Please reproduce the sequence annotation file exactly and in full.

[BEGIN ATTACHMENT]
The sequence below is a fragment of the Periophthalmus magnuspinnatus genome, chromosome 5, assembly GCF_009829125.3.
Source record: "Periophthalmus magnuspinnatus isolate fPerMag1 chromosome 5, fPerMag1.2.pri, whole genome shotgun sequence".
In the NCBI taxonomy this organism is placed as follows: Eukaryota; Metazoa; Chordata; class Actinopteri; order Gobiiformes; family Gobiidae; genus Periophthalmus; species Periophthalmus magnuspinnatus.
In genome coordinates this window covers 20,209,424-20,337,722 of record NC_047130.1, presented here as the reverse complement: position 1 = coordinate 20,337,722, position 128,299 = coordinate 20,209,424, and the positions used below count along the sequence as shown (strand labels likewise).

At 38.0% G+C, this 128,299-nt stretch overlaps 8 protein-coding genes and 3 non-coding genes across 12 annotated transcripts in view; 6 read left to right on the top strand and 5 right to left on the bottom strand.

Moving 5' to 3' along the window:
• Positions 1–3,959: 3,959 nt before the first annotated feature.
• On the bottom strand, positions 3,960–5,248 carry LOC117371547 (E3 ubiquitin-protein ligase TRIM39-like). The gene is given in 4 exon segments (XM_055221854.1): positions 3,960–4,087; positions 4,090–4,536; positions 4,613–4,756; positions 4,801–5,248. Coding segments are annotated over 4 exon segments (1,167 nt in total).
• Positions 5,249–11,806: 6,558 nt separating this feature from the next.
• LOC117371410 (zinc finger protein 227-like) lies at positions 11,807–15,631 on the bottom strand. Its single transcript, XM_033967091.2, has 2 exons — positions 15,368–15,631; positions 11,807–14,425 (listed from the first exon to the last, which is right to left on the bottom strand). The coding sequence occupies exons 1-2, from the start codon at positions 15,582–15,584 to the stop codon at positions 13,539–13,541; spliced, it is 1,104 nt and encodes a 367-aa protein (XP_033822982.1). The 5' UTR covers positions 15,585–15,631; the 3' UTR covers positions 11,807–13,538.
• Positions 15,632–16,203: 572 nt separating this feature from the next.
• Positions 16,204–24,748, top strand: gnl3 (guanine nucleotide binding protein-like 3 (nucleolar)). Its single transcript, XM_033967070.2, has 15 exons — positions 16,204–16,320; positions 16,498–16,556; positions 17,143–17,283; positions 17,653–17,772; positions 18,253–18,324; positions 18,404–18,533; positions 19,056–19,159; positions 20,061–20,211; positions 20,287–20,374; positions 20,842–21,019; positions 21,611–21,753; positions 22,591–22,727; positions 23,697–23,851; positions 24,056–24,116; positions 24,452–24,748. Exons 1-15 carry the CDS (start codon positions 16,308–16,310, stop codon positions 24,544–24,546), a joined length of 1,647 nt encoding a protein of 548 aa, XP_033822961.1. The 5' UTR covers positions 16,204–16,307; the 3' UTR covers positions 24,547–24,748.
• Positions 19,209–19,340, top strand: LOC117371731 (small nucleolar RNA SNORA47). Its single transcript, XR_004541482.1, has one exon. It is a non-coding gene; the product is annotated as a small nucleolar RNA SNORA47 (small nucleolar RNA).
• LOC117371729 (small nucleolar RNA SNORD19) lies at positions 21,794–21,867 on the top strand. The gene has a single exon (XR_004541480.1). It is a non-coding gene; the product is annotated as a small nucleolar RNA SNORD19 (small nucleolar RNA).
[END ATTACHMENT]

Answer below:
The sequence below is a fragment of the Periophthalmus magnuspinnatus genome, chromosome 5, assembly GCF_009829125.3.
Source record: "Periophthalmus magnuspinnatus isolate fPerMag1 chromosome 5, fPerMag1.2.pri, whole genome shotgun sequence".
In the NCBI taxonomy this organism is placed as follows: Eukaryota; Metazoa; Chordata; class Actinopteri; order Gobiiformes; family Gobiidae; genus Periophthalmus; species Periophthalmus magnuspinnatus.
In genome coordinates this window covers 20,209,424-20,337,722 of record NC_047130.1, presented here as the reverse complement: position 1 = coordinate 20,337,722, position 128,299 = coordinate 20,209,424, and the positions used below count along the sequence as shown (strand labels likewise).

At 38.0% G+C, this 128,299-nt stretch overlaps 8 protein-coding genes and 3 non-coding genes across 12 annotated transcripts in view; 6 read left to right on the top strand and 5 right to left on the bottom strand.

Moving 5' to 3' along the window:
• Positions 1–3,959: 3,959 nt before the first annotated feature.
• On the bottom strand, positions 3,960–5,248 carry LOC117371547 (E3 ubiquitin-protein ligase TRIM39-like). The gene is given in 4 exon segments (XM_055221854.1): positions 3,960–4,087; positions 4,090–4,536; positions 4,613–4,756; positions 4,801–5,248. Coding segments are annotated over 4 exon segments (1,167 nt in total).
• Positions 5,249–11,806: 6,558 nt separating this feature from the next.
• LOC117371410 (zinc finger protein 227-like) lies at positions 11,807–15,631 on the bottom strand. Its single transcript, XM_033967091.2, has 2 exons — positions 15,368–15,631; positions 11,807–14,425 (listed from the first exon to the last, which is right to left on the bottom strand). The coding sequence occupies exons 1-2, from the start codon at positions 15,582–15,584 to the stop codon at positions 13,539–13,541; spliced, it is 1,104 nt and encodes a 367-aa protein (XP_033822982.1). The 5' UTR covers positions 15,585–15,631; the 3' UTR covers positions 11,807–13,538.
• Positions 15,632–16,203: 572 nt separating this feature from the next.
• Positions 16,204–24,748, top strand: gnl3 (guanine nucleotide binding protein-like 3 (nucleolar)). Its single transcript, XM_033967070.2, has 15 exons — positions 16,204–16,320; positions 16,498–16,556; positions 17,143–17,283; positions 17,653–17,772; positions 18,253–18,324; positions 18,404–18,533; positions 19,056–19,159; positions 20,061–20,211; positions 20,287–20,374; positions 20,842–21,019; positions 21,611–21,753; positions 22,591–22,727; positions 23,697–23,851; positions 24,056–24,116; positions 24,452–24,748. Exons 1-15 carry the CDS (start codon positions 16,308–16,310, stop codon positions 24,544–24,546), a joined length of 1,647 nt encoding a protein of 548 aa, XP_033822961.1. The 5' UTR covers positions 16,204–16,307; the 3' UTR covers positions 24,547–24,748.
• Positions 19,209–19,340, top strand: LOC117371731 (small nucleolar RNA SNORA47). Its single transcript, XR_004541482.1, has one exon. It is a non-coding gene; the product is annotated as a small nucleolar RNA SNORA47 (small nucleolar RNA).
• LOC117371729 (small nucleolar RNA SNORD19) lies at positions 21,794–21,867 on the top strand. The gene has a single exon (XR_004541480.1). It is a non-coding gene; the product is annotated as a small nucleolar RNA SNORD19 (small nucleolar RNA).